At Jesus birth there was a “multitude of the heavenly host” (Luke 2.13). Something tells me that a “multitude” is much larger than even 144,000.

Scripture clearly teaches the same. Sometimes they are compared to the stars (“host of heaven” is used to describe the stars in Deut. 17.3 and the angels in 1 Kings 22.19).

A new study (http://huff.to/gcE35Q) in 2010 suggests there are a mind-blowing 300 sextillion stars! That’s a 3 followed by 23 zeros. Or 3 trillion times 100 billion.

Could there really be billions upon billions of angels? Evidently. Consider Revelation 5:11 where an expression (“myriads of myriads and thousands of thousands”) is used by John to denote a number that is innumerable! That’s the same conclusion the writer of Hebrews reinforces (see Hebrews 12:22).

Now, just because the innumerable number is unknown to us, that doesn’t mean God doesn’t know how many angels He created. If He knows how many hairs are on our heads (Mt 10.30) and how many stars decorate the universe (and even knows them by name! Ps. 147.4), then He obviously knows the total count of angels.

Angels are personal beings

Angels are persons. Not “super humans” but persons. They have intellect, feelings and the ability to make decisions and obey commands.

On resurrection morning an angel converses with the two Marys and gives instructions to come and see where Jesus had previous been buried (Matthew 28:5–6).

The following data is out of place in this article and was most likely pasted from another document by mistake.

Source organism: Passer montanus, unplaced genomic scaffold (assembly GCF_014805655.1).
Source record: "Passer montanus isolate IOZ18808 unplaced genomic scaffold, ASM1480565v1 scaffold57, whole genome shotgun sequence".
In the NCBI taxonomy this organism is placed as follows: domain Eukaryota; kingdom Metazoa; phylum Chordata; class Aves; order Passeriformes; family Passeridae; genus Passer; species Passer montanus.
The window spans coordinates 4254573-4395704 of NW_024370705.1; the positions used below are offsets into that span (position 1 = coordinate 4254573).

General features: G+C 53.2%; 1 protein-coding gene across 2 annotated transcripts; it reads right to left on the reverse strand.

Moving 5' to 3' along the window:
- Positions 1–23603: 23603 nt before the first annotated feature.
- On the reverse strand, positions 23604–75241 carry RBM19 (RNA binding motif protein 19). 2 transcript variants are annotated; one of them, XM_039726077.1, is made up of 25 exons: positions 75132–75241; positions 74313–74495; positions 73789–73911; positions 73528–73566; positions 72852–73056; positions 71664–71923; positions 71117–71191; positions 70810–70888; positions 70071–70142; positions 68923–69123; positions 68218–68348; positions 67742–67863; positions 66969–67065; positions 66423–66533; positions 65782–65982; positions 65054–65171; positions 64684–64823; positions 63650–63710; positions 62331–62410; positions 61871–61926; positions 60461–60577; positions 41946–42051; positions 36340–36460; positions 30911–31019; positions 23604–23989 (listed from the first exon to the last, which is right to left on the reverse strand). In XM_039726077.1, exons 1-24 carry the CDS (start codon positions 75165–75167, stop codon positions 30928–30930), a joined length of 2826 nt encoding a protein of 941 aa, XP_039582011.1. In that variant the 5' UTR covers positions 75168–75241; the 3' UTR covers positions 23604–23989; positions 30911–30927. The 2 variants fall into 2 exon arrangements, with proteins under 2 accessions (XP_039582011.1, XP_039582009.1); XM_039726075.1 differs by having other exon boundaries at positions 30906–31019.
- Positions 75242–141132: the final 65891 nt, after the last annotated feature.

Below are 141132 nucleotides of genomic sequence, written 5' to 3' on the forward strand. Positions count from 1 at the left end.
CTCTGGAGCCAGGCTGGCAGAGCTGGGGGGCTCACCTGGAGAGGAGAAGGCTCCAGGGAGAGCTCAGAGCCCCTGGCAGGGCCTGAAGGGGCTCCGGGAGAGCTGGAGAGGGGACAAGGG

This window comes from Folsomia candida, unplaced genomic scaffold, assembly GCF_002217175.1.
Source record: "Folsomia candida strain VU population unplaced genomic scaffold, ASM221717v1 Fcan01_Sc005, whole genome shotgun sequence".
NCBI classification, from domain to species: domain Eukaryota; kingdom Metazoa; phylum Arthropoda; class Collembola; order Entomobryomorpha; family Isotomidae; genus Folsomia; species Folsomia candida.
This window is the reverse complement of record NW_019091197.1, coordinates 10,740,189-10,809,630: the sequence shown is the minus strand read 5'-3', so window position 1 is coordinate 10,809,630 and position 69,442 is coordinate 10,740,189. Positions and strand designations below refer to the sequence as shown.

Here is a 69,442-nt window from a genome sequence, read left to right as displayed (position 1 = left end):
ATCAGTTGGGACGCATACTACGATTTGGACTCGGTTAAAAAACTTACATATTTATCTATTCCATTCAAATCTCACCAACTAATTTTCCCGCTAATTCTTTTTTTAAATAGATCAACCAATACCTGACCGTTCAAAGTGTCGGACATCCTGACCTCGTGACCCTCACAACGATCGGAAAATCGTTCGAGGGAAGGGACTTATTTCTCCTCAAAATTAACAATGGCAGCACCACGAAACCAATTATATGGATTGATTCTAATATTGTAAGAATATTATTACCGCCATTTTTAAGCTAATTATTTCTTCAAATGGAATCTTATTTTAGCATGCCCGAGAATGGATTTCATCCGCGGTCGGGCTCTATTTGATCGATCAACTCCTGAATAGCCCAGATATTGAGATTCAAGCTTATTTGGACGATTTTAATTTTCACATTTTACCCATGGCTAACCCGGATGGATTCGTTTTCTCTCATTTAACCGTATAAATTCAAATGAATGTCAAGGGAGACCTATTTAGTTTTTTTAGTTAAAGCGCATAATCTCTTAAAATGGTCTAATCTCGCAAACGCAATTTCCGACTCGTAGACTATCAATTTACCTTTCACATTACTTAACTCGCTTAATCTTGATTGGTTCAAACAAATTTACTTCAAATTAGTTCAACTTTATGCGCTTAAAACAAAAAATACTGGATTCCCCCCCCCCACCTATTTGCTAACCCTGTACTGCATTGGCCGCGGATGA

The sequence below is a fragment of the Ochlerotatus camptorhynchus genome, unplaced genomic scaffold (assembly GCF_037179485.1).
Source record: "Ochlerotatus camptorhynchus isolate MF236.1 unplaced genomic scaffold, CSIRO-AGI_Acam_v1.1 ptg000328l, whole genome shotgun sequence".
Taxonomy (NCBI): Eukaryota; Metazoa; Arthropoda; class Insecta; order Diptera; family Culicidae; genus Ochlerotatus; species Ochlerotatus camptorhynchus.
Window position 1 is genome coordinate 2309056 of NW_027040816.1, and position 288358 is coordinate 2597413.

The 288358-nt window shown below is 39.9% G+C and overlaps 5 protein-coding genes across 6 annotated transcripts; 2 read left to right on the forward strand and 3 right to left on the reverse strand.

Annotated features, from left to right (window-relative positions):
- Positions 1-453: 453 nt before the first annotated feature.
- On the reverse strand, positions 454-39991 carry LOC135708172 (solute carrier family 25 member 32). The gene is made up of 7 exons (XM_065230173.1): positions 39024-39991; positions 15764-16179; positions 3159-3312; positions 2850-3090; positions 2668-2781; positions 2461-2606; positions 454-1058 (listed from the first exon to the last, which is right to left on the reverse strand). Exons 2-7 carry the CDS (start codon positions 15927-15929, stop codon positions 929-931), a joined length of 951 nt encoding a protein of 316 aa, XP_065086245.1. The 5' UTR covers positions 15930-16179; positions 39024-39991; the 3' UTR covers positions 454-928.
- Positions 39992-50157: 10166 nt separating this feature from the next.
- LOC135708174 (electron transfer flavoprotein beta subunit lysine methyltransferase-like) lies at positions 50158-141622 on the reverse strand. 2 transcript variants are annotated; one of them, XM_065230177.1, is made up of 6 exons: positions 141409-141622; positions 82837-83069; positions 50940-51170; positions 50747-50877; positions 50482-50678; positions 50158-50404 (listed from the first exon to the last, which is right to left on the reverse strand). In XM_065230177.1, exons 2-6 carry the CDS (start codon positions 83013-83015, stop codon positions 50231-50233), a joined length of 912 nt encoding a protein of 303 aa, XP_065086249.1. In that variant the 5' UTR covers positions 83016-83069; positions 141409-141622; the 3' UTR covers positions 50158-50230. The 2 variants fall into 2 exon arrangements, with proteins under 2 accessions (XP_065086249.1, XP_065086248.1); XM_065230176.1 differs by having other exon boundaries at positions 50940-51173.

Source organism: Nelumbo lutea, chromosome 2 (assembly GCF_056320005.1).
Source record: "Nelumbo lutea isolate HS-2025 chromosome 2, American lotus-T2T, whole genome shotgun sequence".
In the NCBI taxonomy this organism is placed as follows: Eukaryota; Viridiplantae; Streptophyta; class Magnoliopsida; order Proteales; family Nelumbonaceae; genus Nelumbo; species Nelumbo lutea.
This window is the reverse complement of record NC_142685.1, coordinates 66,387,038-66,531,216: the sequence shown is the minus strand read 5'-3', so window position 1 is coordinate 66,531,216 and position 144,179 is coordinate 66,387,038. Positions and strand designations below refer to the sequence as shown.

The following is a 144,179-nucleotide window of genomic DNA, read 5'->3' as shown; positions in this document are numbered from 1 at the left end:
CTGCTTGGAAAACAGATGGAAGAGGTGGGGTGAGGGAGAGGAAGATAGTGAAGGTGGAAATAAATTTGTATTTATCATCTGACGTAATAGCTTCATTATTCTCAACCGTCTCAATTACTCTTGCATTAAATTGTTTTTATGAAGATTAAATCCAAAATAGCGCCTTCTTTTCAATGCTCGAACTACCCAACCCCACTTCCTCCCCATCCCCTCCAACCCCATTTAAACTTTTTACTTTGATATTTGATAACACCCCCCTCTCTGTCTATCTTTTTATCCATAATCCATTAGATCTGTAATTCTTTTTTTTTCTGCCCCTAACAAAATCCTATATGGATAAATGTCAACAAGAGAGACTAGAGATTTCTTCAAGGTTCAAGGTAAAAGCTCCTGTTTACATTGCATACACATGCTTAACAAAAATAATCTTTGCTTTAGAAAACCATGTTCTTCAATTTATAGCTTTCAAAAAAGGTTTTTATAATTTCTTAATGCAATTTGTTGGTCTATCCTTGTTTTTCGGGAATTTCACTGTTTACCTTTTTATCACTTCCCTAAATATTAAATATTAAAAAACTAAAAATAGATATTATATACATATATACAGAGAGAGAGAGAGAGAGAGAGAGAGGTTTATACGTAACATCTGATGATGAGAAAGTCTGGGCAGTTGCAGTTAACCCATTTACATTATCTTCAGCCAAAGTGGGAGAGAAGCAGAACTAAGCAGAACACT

Consider Ezekiel 28.12: “Son of man, raise a lamentation over the king of Tyre, and say to him, Thus says the Lord God: “You were the signet of perfection, full of wisdom and perfect in beauty….” These words are written to an earthly king who personified the devil and has things addressed to him as if he were Satan. From this passage it seems safe to conclude that Lucifer, the archangel who fell and became Satan, was the most intelligent of all the angels and perhaps of all creation!

No angel, however, is omniscient! 1 Peter 1.12 makes it clear that they do not understand everything that is involved in the gospel and unfolding drama of redemption, but they are greatly interested!

When you read Revelation 19.9-10 it seems very obvious that the angel here responds with strong emotion when telling John to not worship him. “Don’t you dare do that!”

Study Luke 15.8-10 and note especially the woman’s words in verse 9: “Rejoice with me…!” Then the connective application made about the Lord in verse 10: “Likewise there is joy/rejoicing before the angels of God.” God’s joy over someone who repents is compared with the woman’s joy. If her friends joined her in rejoicing, surely the angels do likewise with the Lord!